Finger Placement When Shooting a Basketball
The art of scoring in basketball starts with learning how to properly position your hands on the ball before shooting. Correct finger placement is essential for accuracy and can help you become a consistent scorer. The most conventional way of shooting a basketball is by using an one-handed set shot. Though the name of the shot may suggest otherwise, both of your hands are involved in a one-handed set shot.
Your shooting hand is, for most people, your dominant hand: Your shooting hand should be your right hand if you are right-handed. The shooting hand does the majority of the work in shooting a basketball and is positioned behind and slightly underneath the ball. Each finger, from the tips down to approximately the second joint, should make contact with the ball when engaging in a shot. Ensure your thumb remains set relatively close to the index finger. It should not be pointing sideways. Your palm does not need to touch the ball. The ball should rest lightly on top of your fingers. Your wrist must be rotated backward to hold up the ball. As you hold the ball, your index and middle fingers should be directly in front of your face.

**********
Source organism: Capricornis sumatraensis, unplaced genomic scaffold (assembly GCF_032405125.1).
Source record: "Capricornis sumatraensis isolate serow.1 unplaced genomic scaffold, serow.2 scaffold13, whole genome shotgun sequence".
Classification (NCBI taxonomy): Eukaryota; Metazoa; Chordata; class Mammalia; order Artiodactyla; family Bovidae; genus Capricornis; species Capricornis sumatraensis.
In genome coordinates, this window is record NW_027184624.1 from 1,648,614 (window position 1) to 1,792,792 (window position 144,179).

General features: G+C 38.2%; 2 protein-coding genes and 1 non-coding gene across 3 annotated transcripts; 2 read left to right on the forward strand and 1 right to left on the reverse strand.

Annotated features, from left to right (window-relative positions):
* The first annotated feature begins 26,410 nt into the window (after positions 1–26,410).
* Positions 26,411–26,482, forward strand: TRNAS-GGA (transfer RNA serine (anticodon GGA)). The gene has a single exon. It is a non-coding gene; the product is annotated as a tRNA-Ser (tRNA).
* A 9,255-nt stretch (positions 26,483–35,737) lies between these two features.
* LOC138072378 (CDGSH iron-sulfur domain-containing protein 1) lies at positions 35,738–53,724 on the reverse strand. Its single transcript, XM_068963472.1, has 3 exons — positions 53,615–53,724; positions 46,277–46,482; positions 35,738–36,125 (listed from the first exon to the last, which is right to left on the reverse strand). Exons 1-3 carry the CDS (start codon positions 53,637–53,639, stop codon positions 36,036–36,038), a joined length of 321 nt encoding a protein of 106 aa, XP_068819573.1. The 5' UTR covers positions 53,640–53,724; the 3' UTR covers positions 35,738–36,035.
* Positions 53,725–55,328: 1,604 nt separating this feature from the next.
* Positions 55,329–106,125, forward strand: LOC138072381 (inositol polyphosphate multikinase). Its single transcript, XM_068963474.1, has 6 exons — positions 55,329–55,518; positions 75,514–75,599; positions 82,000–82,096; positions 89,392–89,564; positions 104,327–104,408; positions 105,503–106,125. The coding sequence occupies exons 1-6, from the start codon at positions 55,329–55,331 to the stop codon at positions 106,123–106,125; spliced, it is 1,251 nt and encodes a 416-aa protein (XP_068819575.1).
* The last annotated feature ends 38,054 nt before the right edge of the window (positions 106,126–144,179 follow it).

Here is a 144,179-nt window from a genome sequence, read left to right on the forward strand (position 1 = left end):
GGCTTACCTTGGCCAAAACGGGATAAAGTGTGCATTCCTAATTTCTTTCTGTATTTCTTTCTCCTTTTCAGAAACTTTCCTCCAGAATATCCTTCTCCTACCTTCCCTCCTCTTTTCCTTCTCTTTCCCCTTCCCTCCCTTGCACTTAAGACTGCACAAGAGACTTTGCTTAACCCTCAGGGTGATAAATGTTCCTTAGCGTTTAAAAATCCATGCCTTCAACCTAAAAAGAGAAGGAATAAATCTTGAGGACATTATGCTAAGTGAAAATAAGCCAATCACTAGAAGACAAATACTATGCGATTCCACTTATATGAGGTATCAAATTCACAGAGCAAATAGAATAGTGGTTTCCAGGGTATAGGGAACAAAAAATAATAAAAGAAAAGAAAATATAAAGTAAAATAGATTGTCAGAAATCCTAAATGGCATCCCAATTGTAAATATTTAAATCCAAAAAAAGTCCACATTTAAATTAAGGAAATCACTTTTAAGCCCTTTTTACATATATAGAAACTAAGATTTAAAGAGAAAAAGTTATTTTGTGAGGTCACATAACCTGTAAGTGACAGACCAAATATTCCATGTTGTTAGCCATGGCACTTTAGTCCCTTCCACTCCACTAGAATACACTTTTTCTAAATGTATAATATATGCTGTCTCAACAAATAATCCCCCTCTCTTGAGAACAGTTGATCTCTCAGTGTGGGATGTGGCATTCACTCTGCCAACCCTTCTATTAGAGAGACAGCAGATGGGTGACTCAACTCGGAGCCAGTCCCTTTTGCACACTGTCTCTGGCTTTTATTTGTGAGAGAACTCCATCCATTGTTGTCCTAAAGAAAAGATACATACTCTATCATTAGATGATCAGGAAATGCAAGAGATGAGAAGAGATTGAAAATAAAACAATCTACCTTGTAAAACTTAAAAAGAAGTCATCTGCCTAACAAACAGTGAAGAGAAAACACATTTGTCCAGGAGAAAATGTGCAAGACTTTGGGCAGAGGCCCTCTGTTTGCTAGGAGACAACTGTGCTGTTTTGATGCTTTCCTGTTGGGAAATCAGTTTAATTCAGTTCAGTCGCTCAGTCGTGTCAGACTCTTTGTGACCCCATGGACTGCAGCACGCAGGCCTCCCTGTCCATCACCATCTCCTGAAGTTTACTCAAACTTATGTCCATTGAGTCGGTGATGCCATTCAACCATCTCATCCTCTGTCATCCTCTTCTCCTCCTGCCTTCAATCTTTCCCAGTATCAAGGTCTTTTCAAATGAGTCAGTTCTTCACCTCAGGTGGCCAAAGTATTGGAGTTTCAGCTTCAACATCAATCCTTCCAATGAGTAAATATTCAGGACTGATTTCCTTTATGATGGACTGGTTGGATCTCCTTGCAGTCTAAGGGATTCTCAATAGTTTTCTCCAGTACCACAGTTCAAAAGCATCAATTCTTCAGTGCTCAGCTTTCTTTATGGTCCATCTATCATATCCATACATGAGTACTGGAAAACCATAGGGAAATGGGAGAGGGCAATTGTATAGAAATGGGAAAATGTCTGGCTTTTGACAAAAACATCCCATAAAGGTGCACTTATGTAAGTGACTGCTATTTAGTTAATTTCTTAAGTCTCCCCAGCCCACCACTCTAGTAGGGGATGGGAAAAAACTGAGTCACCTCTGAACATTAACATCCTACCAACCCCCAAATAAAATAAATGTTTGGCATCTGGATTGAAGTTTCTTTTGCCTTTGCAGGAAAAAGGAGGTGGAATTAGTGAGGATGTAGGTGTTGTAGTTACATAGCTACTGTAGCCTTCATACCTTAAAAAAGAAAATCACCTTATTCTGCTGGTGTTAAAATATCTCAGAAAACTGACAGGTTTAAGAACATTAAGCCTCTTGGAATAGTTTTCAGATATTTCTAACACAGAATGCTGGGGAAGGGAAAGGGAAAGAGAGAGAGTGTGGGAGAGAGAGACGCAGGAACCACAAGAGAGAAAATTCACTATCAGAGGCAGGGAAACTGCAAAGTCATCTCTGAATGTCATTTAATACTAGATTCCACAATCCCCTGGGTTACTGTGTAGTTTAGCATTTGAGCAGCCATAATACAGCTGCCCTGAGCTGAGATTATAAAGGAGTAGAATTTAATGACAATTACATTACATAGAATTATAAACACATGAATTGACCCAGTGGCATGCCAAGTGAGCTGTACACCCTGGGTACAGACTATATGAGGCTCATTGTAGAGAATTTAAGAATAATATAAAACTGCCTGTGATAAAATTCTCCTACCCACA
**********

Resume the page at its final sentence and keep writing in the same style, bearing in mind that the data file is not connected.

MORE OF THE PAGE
The guiding hand is, for most people, their non-dominant hand. The guiding hand lightly cups the ball at its side. Its role is to steady the ball as you go through the shooting motion with your shooting hand. All five fingers should make gentle contact with the side of the ball. Keep the fingers spread on the ball at a moderate distance. Don't wrap your thumb around the back of the basketball. When you hold the ball, you should not be able to see the back of your guiding hand, but rather its profile.
Once your hands are properly positioned on the basketball, you can engage in your shooting motion. Your guiding hand should in no way influence the shot. It merely allows you to release the ball in a straight line. While a proper basketball shooting motion involves the entire body, your shooting hand simply snaps forward, by bending the wrist. Your fingers push the ball into the air during your wrist motion. The middle finger should be the last finger to touch the ball as it is released to help apply backspin. Ultimately, you must decide if this technique feels right to you and suits your shooting style.
Layups are technically considered a type of basketball shot, and finger placement plays a major role in the effectiveness of a layup. In contrast to a one-handed set shot, a layup is made with one hand cupping the ball from underneath. As you drive toward the basket, your shooting arm extends upward and your wrist unhinges backward to remain parallel to the ground. This way, the basketball remains cupped in your hand. The ball then rolls off of your fingertips as you lay the ball into the basket or against the backboard.
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